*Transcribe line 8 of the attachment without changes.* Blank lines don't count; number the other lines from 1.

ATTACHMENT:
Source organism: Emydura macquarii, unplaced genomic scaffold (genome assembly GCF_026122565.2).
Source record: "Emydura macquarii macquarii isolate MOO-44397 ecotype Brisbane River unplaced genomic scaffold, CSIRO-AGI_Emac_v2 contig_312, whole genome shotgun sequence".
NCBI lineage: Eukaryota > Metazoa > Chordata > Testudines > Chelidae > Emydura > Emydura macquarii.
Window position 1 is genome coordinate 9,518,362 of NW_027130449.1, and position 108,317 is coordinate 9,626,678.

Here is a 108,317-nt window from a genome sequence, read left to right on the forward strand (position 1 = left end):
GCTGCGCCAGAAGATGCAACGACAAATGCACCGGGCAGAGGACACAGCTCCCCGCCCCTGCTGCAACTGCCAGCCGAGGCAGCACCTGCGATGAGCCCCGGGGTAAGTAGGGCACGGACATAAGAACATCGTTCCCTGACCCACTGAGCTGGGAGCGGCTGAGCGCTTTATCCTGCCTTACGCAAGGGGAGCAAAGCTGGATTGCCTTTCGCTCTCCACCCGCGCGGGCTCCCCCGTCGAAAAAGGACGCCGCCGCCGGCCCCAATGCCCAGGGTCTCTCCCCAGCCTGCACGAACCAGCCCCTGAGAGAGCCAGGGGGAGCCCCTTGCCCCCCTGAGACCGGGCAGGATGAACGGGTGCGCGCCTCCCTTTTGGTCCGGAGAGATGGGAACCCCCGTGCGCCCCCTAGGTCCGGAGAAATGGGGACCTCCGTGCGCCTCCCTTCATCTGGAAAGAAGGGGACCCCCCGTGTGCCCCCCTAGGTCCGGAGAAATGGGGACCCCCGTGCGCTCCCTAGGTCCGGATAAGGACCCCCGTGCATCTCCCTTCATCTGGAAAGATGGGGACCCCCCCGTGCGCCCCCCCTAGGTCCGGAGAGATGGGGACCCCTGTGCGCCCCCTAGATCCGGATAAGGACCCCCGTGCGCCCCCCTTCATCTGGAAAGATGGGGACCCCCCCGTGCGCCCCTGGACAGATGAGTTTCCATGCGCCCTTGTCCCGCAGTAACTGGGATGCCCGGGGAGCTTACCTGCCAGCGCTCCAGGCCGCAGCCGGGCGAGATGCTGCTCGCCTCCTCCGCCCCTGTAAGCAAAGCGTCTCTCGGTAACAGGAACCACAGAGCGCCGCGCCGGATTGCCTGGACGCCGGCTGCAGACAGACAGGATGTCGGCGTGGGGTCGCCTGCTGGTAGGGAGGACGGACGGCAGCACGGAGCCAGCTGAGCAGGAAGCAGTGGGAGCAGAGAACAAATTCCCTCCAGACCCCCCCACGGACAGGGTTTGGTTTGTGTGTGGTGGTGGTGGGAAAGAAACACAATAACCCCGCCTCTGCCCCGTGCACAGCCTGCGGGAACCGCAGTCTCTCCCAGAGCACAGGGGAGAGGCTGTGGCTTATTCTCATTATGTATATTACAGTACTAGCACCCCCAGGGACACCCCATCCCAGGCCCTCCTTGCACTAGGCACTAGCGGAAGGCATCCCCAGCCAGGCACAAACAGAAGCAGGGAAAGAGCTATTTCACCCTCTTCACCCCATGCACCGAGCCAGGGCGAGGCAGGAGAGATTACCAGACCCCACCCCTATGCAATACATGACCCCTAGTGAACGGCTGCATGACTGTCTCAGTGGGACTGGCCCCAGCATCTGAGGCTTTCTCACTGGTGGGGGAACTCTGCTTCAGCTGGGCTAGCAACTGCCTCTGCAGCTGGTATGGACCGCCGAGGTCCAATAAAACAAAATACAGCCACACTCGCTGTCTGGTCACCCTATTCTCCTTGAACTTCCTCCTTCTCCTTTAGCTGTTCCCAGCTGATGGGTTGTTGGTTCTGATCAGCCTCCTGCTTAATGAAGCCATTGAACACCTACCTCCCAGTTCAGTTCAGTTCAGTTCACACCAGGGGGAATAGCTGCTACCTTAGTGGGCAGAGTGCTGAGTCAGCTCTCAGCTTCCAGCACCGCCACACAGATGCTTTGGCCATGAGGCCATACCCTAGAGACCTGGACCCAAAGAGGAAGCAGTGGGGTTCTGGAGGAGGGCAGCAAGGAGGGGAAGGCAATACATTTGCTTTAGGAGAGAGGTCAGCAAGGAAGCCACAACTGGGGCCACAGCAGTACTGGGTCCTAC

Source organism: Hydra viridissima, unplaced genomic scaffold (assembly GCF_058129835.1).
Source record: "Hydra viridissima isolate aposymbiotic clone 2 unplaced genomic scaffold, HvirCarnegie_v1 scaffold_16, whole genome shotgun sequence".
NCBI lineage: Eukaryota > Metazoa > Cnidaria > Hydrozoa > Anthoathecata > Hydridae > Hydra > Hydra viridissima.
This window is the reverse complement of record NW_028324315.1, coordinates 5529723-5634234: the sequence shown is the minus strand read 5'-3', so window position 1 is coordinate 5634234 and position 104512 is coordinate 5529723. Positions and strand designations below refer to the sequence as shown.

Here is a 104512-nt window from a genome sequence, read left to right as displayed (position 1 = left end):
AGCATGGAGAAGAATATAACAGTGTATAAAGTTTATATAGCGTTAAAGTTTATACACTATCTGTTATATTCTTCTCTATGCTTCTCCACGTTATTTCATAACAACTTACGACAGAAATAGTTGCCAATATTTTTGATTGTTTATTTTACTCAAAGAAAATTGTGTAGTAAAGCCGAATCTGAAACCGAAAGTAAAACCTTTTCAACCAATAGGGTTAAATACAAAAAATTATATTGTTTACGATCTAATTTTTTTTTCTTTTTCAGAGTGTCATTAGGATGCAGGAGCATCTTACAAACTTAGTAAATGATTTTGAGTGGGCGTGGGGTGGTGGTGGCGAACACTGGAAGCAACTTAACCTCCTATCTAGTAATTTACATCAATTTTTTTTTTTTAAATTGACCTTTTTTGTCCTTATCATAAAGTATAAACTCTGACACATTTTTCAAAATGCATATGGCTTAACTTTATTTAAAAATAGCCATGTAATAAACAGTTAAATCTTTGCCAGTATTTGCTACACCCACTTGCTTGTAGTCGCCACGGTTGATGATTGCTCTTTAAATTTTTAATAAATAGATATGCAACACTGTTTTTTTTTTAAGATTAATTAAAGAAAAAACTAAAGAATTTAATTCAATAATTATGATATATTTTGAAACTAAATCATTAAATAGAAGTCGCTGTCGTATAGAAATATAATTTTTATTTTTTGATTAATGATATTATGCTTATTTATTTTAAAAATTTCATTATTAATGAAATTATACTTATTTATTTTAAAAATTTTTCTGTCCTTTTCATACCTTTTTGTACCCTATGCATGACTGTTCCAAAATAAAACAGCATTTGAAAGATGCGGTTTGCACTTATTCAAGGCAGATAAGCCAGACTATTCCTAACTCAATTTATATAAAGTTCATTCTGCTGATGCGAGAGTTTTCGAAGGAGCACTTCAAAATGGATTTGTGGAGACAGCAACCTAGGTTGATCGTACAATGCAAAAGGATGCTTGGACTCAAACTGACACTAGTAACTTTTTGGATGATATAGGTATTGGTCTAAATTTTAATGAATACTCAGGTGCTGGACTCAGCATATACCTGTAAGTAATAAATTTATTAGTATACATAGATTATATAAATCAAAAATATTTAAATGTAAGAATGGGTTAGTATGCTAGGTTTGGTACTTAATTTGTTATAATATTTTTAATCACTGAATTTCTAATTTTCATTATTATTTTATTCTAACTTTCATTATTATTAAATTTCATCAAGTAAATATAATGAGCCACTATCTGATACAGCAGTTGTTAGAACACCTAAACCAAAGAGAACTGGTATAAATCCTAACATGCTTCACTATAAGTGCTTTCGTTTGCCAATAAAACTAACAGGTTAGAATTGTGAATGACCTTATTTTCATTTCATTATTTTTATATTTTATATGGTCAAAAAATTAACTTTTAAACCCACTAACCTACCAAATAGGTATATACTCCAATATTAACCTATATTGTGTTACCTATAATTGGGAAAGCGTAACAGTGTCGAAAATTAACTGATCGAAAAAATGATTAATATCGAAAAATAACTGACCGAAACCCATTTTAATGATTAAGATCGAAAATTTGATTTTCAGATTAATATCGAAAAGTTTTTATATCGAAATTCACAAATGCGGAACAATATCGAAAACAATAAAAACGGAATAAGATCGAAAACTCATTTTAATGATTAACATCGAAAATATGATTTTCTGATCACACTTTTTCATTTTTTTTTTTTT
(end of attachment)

Source record: "Hydra viridissima isolate aposymbiotic clone 2 unplaced genomic scaffold, HvirCarnegie_v1 scaffold_16, whole genome shotgun sequence".